However, the cause should not be per se reversible but should be reversible only if prejudicial. The only affidavits filed with the continuance in this case were filed by the State. The only material before the trial court connecting appellants to the continuance was the written statement, "I hereby agree to continuance of the trial of the above-entitled cause," followed by the signature of appellants' attorney. Appellants did not present any reasons themselves for wanting the continuance nor did they object to the denial of the continuance. For the appellants to *607 have standing to assert that it was reversible error as to appellants for the trial court to deny the State's motion for continuance to which appellants simply agreed, it was incumbent upon them to take some positive action to bring to the judge's attention their own need for a continuance.

It is stated in TR. 53.3:

"A motion to postpone the trial on account of the absence of evidence, can be made only upon affidavit, showing the materiality of the evidence expected to be obtained, and that due diligence has been used to obtain it ..." (Our emphasis.)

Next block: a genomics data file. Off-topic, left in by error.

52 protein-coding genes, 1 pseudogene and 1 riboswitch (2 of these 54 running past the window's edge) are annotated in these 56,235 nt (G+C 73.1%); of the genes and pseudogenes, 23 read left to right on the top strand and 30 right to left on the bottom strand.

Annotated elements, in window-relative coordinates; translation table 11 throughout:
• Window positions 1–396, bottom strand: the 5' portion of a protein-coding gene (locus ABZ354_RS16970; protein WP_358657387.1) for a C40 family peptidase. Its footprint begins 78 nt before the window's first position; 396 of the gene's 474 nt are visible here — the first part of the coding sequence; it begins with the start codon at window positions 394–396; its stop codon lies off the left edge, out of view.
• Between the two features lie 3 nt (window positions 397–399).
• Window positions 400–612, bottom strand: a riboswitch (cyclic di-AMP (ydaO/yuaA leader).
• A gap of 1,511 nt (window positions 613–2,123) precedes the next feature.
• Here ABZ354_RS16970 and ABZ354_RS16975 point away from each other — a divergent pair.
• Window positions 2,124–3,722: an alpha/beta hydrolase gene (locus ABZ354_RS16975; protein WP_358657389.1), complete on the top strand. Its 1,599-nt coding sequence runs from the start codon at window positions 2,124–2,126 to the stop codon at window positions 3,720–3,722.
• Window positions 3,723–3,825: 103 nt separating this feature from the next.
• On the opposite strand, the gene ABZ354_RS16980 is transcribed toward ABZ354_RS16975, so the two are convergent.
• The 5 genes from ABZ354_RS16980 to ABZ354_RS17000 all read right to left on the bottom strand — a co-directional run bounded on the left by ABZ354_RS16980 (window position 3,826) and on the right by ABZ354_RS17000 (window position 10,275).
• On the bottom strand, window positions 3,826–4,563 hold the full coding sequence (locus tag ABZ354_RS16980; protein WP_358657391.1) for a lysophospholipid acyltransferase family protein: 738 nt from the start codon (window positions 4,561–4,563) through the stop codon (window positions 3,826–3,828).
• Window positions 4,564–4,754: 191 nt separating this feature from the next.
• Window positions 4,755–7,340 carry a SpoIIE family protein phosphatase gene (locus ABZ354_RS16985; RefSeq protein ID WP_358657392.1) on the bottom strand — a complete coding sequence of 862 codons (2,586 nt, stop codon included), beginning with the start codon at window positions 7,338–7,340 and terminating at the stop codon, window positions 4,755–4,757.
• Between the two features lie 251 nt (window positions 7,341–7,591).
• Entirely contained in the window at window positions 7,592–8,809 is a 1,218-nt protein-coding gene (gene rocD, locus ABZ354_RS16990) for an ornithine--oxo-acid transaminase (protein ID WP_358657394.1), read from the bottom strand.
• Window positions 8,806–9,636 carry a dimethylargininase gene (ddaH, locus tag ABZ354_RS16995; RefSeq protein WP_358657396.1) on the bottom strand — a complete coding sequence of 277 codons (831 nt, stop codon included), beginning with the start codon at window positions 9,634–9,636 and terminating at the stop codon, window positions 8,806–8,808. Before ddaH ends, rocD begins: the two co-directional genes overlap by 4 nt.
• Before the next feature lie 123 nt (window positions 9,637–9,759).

The State's basis for a continuance was that it was not sure it could have its attorney available on the day of trial. Appellants' contention that the denial was prejudicial was that appellants' counsel did not have sufficient time to prepare for trial and search the records for comparable sales. However, appellants did not make this known to the judge in any manner whatsoever before trial much less in the form of an affidavit. They simply proceeded to trial where they presented their evidence including a number of experts, with no indication that they were not prepared for trial. The first time we learn that appellants may have needed a delay is after an unfavorable verdict! This is too late. Since the appellants failed to indicate to the trial court any individual need for a continuance they cannot now obtain a reversal simply because they agreed to a continuance sought by the State.